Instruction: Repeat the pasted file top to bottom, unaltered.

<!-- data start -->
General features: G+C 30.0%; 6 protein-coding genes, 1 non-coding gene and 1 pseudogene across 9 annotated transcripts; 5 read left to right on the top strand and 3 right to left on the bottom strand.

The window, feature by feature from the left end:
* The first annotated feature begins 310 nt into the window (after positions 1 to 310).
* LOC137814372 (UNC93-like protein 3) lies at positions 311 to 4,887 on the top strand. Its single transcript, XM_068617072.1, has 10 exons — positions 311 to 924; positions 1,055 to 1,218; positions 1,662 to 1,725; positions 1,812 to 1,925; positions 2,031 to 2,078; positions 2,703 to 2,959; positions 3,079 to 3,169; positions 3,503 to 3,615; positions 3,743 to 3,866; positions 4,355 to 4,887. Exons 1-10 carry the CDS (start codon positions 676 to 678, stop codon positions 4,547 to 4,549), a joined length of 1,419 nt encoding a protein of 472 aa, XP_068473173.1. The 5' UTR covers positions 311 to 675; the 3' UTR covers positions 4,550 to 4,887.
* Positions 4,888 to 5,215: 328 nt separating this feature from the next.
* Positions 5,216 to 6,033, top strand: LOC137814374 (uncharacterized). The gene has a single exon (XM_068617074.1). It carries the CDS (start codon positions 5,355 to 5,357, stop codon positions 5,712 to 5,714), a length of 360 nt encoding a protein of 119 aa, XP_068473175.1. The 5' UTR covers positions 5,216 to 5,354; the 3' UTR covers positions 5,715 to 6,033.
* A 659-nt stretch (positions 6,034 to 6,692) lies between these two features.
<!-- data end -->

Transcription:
General features: G+C 30.0%; 6 protein-coding genes, 1 non-coding gene and 1 pseudogene across 9 annotated transcripts; 5 read left to right on the top strand and 3 right to left on the bottom strand.

The window, feature by feature from the left end:
* The first annotated feature begins 310 nt into the window (after positions 1 to 310).
* LOC137814372 (UNC93-like protein 3) lies at positions 311 to 4,887 on the top strand. Its single transcript, XM_068617072.1, has 10 exons — positions 311 to 924; positions 1,055 to 1,218; positions 1,662 to 1,725; positions 1,812 to 1,925; positions 2,031 to 2,078; positions 2,703 to 2,959; positions 3,079 to 3,169; positions 3,503 to 3,615; positions 3,743 to 3,866; positions 4,355 to 4,887. Exons 1-10 carry the CDS (start codon positions 676 to 678, stop codon positions 4,547 to 4,549), a joined length of 1,419 nt encoding a protein of 472 aa, XP_068473173.1. The 5' UTR covers positions 311 to 675; the 3' UTR covers positions 4,550 to 4,887.
* Positions 4,888 to 5,215: 328 nt separating this feature from the next.
* Positions 5,216 to 6,033, top strand: LOC137814374 (uncharacterized). The gene has a single exon (XM_068617074.1). It carries the CDS (start codon positions 5,355 to 5,357, stop codon positions 5,712 to 5,714), a length of 360 nt encoding a protein of 119 aa, XP_068473175.1. The 5' UTR covers positions 5,216 to 5,354; the 3' UTR covers positions 5,715 to 6,033.
* A 659-nt stretch (positions 6,034 to 6,692) lies between these two features.